Featured: William Franklin singing “The Requiem” (Homer); Dr. Channing Bishop (Selective Service board member, African-American leader) on administration measures and laws signed by Roosevelt that benefitted African-Americans; soprano Muriel Smith singing “Swing Low, Sweet Chariot”; Canada Lee, reading the prayer FDR wrote and delivered to American and Allied forces on the launch of the D-Day invasion in 1944; Rep. Adam Clayton Powell (D-Harlem), in a tribute you could call “The people’s chieftain has fallen”; and, from St. Philip’s Episcopal Church, Harlem, the Rev. Sheldon Hale Bishop deliveringa benediction for the late president, followed by a musical take of “The Lord’s Prayer” the church’s choir.



Edward R. Murrow: “I Pray You to Believe What I Have Told You About Buchenwald” (CBS, 1945)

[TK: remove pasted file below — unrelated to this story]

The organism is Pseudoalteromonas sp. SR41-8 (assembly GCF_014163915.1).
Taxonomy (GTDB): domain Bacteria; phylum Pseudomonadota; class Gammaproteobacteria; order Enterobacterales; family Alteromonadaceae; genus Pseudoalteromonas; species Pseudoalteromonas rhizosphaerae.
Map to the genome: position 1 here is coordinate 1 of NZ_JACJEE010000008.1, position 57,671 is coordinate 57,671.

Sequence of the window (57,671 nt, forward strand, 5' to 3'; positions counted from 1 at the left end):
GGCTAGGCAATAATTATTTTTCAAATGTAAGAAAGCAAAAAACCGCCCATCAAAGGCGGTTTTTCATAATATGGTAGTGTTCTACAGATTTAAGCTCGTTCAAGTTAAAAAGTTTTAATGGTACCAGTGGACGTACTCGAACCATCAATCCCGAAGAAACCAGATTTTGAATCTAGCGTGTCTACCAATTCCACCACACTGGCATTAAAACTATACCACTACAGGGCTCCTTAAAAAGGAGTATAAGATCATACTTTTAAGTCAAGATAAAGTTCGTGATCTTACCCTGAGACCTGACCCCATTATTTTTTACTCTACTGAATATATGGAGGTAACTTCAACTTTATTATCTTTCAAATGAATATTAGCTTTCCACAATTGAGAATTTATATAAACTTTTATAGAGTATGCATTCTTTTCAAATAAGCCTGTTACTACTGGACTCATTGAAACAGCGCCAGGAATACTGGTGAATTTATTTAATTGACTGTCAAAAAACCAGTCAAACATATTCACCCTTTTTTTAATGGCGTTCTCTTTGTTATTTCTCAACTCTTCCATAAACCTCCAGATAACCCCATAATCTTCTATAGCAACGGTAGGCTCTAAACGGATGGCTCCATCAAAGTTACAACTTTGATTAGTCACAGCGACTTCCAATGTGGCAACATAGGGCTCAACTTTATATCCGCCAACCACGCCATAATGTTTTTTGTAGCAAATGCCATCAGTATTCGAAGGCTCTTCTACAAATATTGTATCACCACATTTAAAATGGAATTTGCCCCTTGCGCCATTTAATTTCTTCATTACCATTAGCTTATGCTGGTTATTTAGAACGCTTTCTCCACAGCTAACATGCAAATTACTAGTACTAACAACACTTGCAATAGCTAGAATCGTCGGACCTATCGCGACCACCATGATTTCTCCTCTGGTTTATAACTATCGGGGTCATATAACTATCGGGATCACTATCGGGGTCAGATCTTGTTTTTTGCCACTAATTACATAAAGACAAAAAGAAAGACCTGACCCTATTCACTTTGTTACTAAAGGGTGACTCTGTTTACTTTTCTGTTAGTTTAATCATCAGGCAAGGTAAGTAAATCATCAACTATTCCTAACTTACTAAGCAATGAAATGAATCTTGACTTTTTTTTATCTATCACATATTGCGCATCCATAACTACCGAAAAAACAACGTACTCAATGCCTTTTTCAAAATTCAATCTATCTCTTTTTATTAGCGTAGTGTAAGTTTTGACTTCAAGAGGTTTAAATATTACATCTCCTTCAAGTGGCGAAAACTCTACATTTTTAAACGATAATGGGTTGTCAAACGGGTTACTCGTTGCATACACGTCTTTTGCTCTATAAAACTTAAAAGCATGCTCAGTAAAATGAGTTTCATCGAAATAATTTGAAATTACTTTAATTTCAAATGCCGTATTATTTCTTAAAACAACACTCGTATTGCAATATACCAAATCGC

Edward R. Murrow. (Photo: CBS.)

Edward R. Murrow. (Photo: CBS.)

[T]his is no time to talk of the surface of Germany. Permit me to tell you what you would have seen, and heard, had you been with me on Thursday. It will not be pleasant listening. If you are at lunch, or if you have no appetite to hear what the Germans have done, now is a good time to switch off the radio, for I propose to tell you of Buchenwald. It is on a small hill about four miles outside Weimar, and it was one of the largest concentration camps in Germany, and it was built to last . . . [L]et me tell this in the first person, for I was the least important person there, as you shall hear.

Escorted by German, English, Czech, and other surviving prisoners, including the one-time mayor of Prague, Peter Zenkl, and a German expatriate from Joliet, Illinois, who returned to Germany for a visit only to be snatched by the Nazis, Edward R. Murrow—arrived at Buchenwald with Allied forces—manages to bring himself to report the lingering stench of death, and the mute horror of its survivors, the freshly-liberated Buchenwald extermination camp.